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Bristol Fashion

Bristol Fashion: Where’s My Money?

Mike Manson’s Where’s My Money (2008) is set in Bristol in 1976, and fairly reflects the strange, paralysed, but not unpleasant atmosphere of the mid-1970s. I guess it depends how old you were or what you were into at the time. This was the golden age of free festivals, for example – only the year before, enlightened Home Secretary Roy Jenkins (pre-SDP) had given his blessings to a government-sponsored festival at Watchfield, where Hawkwind played, and bad acid left dozens of people curled up in panic-stricken balls around the festival site. Continue reading “Bristol Fashion: Where’s My Money?”

Bristol Fashion: Wedlock is a Padlock

In common with a great many Bristolians, I’ve probably tended to underestimate, if not dismiss outright, the so-called Funnyman of Folk, Fred Wedlock. But age is a funny thing, and I am no longer immune to the charms of folk music. Even so-called comedy folk music. Sure, Fred Wedlock’s no Jake Thackray. Who is? Not even Jake Thackray.  But a recent, absent-minded search on You Tube threw up this surprisingly good rendition of the old Spanish Civil war tune, Si Me Quieres Escribir, sung in Spanish but with an unmistakeable Bristolian twang to it. Continue reading “Bristol Fashion: Wedlock is a Padlock”

Bristol Fashion: Deadly Strangers

Touted as a Bristol film by Bristol 24/7 (see below) it’s more of a Weston film, really, and not much of that! Still, how often do you get to see the great Sterling Hayden (Johnny Guitar, Dr Strangelove, The Godfather, The Long Goodbye) on the pier at Weston-Super-Mud? Answer: once, in Deadly Strangers. Continue reading “Bristol Fashion: Deadly Strangers”

Bristol Fashion: Two or Three Films I Know About Bristol  

There is a lot to be proud of in Bristol, but, Aardman Animations apart, a fine film-making tradition isn’t one of them. Sure, we’ve produced great TV, great playwrights and novelists, more great music (since the 1980s anyway) than you can shake a Gibson SG at, but films? The Bristol 24/7 website has a “definitive” list of 27 films from the 1930s (Java Head) to 2014 (The Inbetweeners) which includes quite a few films with the most tangential of connections to the city (The Titfield Thunderbolt, for example, has one scene shot in Temple Meads, while Truly, Madly, Deeply pretends that Clifton is London and that Juliet Stevenson can act). Continue reading “Bristol Fashion: Two or Three Films I Know About Bristol  “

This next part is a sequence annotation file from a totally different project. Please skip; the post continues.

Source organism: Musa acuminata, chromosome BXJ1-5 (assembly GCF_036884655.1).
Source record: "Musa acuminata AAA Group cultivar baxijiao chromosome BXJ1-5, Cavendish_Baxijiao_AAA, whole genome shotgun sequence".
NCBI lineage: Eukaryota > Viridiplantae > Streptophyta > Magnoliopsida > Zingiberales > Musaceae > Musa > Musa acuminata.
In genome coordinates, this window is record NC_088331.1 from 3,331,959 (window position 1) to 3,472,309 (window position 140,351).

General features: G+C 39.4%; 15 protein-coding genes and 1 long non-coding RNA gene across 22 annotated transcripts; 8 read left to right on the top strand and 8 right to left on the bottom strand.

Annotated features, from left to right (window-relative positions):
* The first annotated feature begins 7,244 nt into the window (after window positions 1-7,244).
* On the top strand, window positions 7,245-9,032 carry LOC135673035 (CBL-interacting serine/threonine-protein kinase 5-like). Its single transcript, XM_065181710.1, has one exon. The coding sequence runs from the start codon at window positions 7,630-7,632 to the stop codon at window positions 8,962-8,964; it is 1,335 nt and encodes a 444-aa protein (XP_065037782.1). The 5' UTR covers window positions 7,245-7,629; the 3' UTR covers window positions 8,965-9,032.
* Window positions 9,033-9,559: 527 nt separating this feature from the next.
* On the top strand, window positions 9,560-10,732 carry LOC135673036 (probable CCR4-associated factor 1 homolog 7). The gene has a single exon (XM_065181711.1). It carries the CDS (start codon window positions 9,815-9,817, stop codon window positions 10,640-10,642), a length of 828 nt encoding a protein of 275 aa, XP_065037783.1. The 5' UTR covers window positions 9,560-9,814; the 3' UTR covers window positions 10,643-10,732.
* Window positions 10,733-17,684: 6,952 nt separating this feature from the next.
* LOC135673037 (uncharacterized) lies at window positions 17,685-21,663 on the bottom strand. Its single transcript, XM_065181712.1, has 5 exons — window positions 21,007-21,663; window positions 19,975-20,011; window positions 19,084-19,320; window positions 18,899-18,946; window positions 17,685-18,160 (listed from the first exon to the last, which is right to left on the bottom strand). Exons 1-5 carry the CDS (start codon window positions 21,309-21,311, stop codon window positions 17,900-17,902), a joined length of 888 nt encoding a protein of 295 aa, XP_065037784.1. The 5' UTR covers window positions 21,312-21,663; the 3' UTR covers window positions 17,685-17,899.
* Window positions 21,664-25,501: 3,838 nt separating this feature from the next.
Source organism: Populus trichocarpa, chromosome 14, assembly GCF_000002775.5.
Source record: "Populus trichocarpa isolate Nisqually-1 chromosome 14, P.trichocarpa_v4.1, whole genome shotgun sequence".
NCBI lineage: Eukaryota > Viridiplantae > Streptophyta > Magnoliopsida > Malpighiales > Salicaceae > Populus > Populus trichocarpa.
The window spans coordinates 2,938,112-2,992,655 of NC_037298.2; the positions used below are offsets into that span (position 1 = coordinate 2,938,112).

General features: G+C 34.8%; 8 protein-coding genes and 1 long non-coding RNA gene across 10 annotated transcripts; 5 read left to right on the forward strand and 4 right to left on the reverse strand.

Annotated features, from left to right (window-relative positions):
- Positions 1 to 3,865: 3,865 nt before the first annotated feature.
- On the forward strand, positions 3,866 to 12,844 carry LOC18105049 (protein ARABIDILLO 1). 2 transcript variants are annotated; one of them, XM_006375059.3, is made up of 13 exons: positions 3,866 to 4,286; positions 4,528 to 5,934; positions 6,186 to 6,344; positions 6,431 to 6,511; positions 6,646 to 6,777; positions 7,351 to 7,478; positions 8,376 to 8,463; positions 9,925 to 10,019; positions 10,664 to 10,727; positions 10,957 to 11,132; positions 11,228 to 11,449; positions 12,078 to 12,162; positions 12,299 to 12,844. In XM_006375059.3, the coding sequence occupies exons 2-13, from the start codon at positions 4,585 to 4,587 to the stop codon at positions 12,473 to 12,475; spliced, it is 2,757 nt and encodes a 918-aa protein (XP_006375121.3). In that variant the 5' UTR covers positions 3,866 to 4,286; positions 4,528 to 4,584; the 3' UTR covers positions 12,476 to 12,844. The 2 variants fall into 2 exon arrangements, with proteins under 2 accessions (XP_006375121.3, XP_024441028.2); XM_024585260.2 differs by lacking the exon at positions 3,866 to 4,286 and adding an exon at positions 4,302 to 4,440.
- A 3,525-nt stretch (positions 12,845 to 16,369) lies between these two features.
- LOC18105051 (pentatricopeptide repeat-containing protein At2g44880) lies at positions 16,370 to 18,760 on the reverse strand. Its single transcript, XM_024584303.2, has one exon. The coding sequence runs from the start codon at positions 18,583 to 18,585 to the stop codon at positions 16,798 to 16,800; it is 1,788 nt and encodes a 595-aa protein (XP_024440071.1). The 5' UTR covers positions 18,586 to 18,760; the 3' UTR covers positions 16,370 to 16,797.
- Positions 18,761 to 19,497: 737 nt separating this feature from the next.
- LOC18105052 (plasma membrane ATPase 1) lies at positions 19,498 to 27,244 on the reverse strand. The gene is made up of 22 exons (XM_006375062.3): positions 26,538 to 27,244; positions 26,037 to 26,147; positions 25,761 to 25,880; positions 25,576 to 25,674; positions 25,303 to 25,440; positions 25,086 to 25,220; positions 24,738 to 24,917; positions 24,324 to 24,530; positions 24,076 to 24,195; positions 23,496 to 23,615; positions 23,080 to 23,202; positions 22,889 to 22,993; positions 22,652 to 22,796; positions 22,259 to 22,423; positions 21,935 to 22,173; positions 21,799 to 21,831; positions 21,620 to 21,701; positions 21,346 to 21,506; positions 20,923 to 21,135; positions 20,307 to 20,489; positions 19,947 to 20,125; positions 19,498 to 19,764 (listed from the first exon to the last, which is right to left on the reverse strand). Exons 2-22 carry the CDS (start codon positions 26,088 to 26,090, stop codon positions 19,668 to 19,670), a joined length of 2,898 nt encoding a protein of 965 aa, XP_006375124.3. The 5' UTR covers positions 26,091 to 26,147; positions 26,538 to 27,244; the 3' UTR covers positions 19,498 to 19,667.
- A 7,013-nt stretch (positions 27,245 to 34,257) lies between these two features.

Bristol Fashion: The Cary Grant Acid Test

As many (but not all) of you will know, Cary Grant was born Archibald Leach, lived at one point in Picton Street, Bristol (in the house my cousin Marc bought back in the 80s) went to Fairfield School and moved, first to London, where he developed his unique hybrid of West Country and mockney, all delivered with a distinctive staccato enunciation, and later to the United States. Oh yeah, he also made some films, and in the late 1950s/1960s took more than 100 LSD trips, for strictly therapeutic reasons. Continue reading “Bristol Fashion: The Cary Grant Acid Test”

Bristol Fashion: Julie Burchill

I’ve just read Julie Burchill’s autobiography I Knew I Was Right, which first came out back in 1998, so it’s only taken me twenty years to get round to reading it. That’s a long time to put off reading a book which more or less mirrors my own Bristol childhood, albeit she was much more working-class than me, and that bit older, but still… Continue reading “Bristol Fashion: Julie Burchill”

Every Album I Own: M is for Magic Muscle

I only possess one Magic Muscle album (Laughs and Thrills) and it’s not even very good – a scrappy compilation of early live tracks cobbled together from different gigs – but then again, Magic Muscle were essentially a live band, and, more than that, a way of life. Continue reading “Every Album I Own: M is for Magic Muscle”

Archaeology Corner: Bloody L!

Here’s a question they’ll probably never ask on Have I Got News For You. What do Rolling Stones sidekick David Litvinoff, Lysergic Acid Diethylamide and TV show Little Britain have in common? The answer is… Llanddewi Brefi, a tiny village in Ceredigion, Wales. Continue reading “Archaeology Corner: Bloody L!”

Bristol Fashion: Radio On

Radio On came out in 1979, and bravely attempted the impossible: to make an authentic British road movie. It was, incredibly, the British Film Institute’s most expensive film up to that point – a whole eighty grand was lavished on it, although very little of that seems to have been spent on the script. A London DJ, Robert (played by David Beames as the unlikeliest, least charismatic DJ ever, spinning Ian Dury records to an indifferent factory floor) travels to Bristol following his brother’s mysterious death. Continue reading “Bristol Fashion: Radio On”

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